Soapmaking Finish

This is Part 4 of 4 in A Beginner’s Guide to Soapmaking.

Previously: Process


When we last saw the soap, it was poured into the mold, and then covered up.

13 - Soap 0933PM


16. After 30 minutes, I checked on it. What is that big crack in the middle? I think it was too warm. But no problem, I just press the edges back down with my fingers, and fix it right up.

The soap is dark and shiny in the middle, and light and opaque on the edges. The dark, shiny part indicates it is going through the “gel” stage.

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17. After 10 more minutes, the gel stage has spread to the edges. Keep the soap inside the cardboard box so it will remain insulated.

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18. An hour after it was poured, the soap is starting to harden.

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19. I keep the soap in the cardboard box overnight.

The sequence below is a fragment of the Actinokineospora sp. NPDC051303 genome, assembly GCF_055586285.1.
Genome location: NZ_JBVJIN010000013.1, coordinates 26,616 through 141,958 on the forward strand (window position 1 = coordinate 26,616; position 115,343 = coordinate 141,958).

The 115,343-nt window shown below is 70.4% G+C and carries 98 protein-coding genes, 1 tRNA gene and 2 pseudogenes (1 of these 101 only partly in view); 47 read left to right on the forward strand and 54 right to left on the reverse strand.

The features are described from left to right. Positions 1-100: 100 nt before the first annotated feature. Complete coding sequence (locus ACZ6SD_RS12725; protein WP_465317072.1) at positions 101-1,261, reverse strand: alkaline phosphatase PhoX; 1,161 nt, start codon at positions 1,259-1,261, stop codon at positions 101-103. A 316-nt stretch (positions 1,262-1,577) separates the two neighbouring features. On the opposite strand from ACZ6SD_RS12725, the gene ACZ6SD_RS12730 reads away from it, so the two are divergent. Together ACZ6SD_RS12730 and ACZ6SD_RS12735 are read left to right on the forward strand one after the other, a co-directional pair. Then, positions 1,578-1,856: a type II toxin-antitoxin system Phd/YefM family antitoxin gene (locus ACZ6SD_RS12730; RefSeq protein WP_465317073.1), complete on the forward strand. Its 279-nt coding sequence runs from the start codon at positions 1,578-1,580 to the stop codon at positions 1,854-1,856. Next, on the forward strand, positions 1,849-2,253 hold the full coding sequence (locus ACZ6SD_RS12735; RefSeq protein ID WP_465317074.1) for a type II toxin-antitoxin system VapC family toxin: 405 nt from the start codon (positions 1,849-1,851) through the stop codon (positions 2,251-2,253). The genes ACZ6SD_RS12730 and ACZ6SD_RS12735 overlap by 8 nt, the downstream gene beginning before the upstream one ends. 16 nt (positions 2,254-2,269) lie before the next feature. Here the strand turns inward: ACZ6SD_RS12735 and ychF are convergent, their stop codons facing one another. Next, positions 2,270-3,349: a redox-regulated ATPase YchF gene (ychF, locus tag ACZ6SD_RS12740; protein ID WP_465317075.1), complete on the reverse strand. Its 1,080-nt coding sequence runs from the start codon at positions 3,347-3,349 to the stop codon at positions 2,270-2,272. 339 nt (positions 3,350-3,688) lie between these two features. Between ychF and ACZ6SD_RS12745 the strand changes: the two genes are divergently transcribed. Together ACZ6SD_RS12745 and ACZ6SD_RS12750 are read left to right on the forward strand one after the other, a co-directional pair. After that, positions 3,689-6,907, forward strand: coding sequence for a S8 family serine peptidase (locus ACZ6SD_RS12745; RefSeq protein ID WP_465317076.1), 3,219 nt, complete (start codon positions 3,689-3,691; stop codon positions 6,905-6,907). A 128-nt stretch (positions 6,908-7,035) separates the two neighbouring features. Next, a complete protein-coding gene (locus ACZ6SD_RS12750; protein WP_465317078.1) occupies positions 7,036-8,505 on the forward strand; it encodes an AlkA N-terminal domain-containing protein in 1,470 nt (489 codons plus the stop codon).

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20. The next morning, the soap is hard and opaque. It’s ready to cut, but I don’t have time, so I’ll do it the next day.

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21. When it’s ready to be cut, lift the soap out of the mold, and peel off the freezer paper. Use a knife to score the soap where you plan to cut it.

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22. The knife smoothly cuts the soap into bars. Some people will then use a potato peeler to bevel the edges, but I don’t mind the natural cut edges of the soap.

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23. Line the bars of soap in rows in the cardboard box so they can dry and age. The box keeps the soap away from drafts, but it shouldn’t be air tight.

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24. The soap feels nice and smooth, but it needs to age for at least 4 weeks before it can be used.

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25. Four weeks later: I was very excited to try my soap. It turned out great! It has a nice, silky texture. It lathers well, and rinses well. It makes my skin feel soft and clean, but not dry. Perfect!

25 - Finished Soap


This is Part 4 of 4 in A Beginner’s Guide to Soapmaking.

Previously: Process